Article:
For reporting a rollover from an IRA other than a Roth IRA to a Roth IRA, see Roth IRA conversions, earlier and later.

For a direct rollover of an eligible rollover distribution to a Roth IRA (other than from a designated Roth account), report the total amount rolled over in box 1, the taxable amount in box 2a, and any basis recovery amount in box 5. (See the instructions for Box 5, later.) Use Code G in box 7. If the direct rollover is made on behalf of a nonspouse designated beneficiary, also enter Code 4 in box 7.

For reporting instructions for a direct rollover from a designated Roth account, see Designated Roth accounts, earlier.

Explanation to Recipients Before Eligible Rollover Distributions (Section 402(f) Notice)

For qualified plans, section 403(b) plans, and governmental section 457(b) plans, the plan administrator must provide to each recipient of an eligible rollover distribution an explanation using either a written paper document or an electronic medium (section 402(f) notice). The explanation must be provided no more than 180 days and no fewer than 30 days before making an eligible rollover distribution or before the annuity starting date. However, if the recipient who has received the section 402(f) notice affirmatively elects a distribution, you will not fail to satisfy the timing requirements merely because you make the distribution fewer than 30 days after you provided the notice as long as you meet the requirements of Regulations section 1.402(f)-1, Q/A-2. The electronic section 402(f) notice must meet the requirements for using electronic media in Regulations section 1.401(a)-21.

The notice must explain the rollover rules, the special tax treatment for certain lump-sum distributions, the direct rollover option (and any default procedures), the mandatory 20% withholding rules, and an explanation of how distributions from the plan to which the rollover is made may have different restrictions and tax consequences than the plan from which the rollover is made. The notice is permitted to be sent either as a written paper document or through an electronic medium; see Regulations section 1.402(f)-1, Q/A-5.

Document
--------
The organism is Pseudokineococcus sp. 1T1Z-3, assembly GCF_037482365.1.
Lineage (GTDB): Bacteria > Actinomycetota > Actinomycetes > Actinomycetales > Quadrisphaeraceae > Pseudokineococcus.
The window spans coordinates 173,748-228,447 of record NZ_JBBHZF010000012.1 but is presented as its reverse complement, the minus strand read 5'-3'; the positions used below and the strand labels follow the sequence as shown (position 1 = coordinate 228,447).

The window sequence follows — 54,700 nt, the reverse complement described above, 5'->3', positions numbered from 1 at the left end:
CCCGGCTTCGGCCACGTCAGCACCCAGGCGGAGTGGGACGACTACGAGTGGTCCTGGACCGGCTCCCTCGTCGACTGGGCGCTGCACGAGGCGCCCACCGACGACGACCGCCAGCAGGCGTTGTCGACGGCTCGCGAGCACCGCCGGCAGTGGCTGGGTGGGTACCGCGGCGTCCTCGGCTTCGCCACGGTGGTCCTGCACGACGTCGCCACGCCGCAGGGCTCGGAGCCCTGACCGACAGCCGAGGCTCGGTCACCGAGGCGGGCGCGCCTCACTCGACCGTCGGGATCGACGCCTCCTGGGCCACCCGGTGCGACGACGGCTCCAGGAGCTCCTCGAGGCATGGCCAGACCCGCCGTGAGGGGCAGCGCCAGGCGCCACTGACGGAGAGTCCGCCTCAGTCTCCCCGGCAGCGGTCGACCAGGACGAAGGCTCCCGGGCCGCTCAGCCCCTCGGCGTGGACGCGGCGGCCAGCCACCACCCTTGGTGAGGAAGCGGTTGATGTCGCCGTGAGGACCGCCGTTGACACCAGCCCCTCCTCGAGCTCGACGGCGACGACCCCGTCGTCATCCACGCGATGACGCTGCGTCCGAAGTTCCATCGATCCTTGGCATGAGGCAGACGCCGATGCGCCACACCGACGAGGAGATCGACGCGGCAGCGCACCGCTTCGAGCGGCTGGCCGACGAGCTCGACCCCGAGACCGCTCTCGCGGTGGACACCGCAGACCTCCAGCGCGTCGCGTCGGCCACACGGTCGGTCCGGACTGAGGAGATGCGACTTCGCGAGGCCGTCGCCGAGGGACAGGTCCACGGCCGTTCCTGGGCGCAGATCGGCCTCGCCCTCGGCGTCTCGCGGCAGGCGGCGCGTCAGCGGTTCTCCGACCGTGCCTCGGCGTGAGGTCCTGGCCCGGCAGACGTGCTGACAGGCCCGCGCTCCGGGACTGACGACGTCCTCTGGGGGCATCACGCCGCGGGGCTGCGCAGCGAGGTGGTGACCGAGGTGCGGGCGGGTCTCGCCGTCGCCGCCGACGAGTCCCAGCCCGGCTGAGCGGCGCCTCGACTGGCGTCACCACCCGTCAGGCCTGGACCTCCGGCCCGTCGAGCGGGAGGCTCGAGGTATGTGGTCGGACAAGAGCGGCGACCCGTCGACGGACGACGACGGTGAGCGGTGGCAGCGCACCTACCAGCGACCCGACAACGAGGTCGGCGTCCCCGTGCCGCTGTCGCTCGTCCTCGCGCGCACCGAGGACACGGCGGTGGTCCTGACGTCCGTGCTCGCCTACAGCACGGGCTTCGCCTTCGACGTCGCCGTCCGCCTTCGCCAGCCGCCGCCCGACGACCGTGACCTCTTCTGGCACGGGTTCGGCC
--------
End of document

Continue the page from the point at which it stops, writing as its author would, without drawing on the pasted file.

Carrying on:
For periodic payments that are eligible rollover distributions, you must provide the notice before the first payment and at least once a year as long as the payments continue. For section 403(b) plans, the payer must provide an explanation of the direct rollover option within the time period described earlier or some other reasonable period of time.

Notice 2009-68, 2009-39 I.R.B. 423, available at www.irs.gov/irb/2009-39_IRB/ar14.html, contains two safe harbor explanations that may be provided to recipients of eligible rollover distributions from an employer plan in order to satisfy section 402(f). See also Notice 2009-75, and, if the plan offers IRRs, Notice 2010-84, Q/A-5, 2010-51 I.R.B. 872, which is available at www.irs.gov/irb/2010-51_IRB/ar11.html.

Involuntary distributions.   For involuntary distributions paid to an IRA in a direct rollover (automatic rollover) you may satisfy the notification requirements of section 401(a)(31)(B)(i) either separately or as a part of the section 402(f) notice. The notification must be in writing and may be sent using electronic media in accordance with Q/A-5 of Regulations section 1.402(f)-1. Also see Notice 2005-5, Q/A-15.

Transfers

Generally, do not report a transfer between trustees or issuers that involves no payment or distribution of funds to the participant, including a trustee-to-trustee transfer from one IRA to another IRA, valid transfers from one section 403(b) plan in accordance with paragraphs 1 through 3 of Regulations section 1.403(b)-10(b), or for the purchase of permissive service credit under section 403(b)(13) or section 457(e)(17) in accordance with paragraph 4 of Regulations section 1.403(b)-10(b) and Regulations section 1.457-10(b)(8). However, you must report: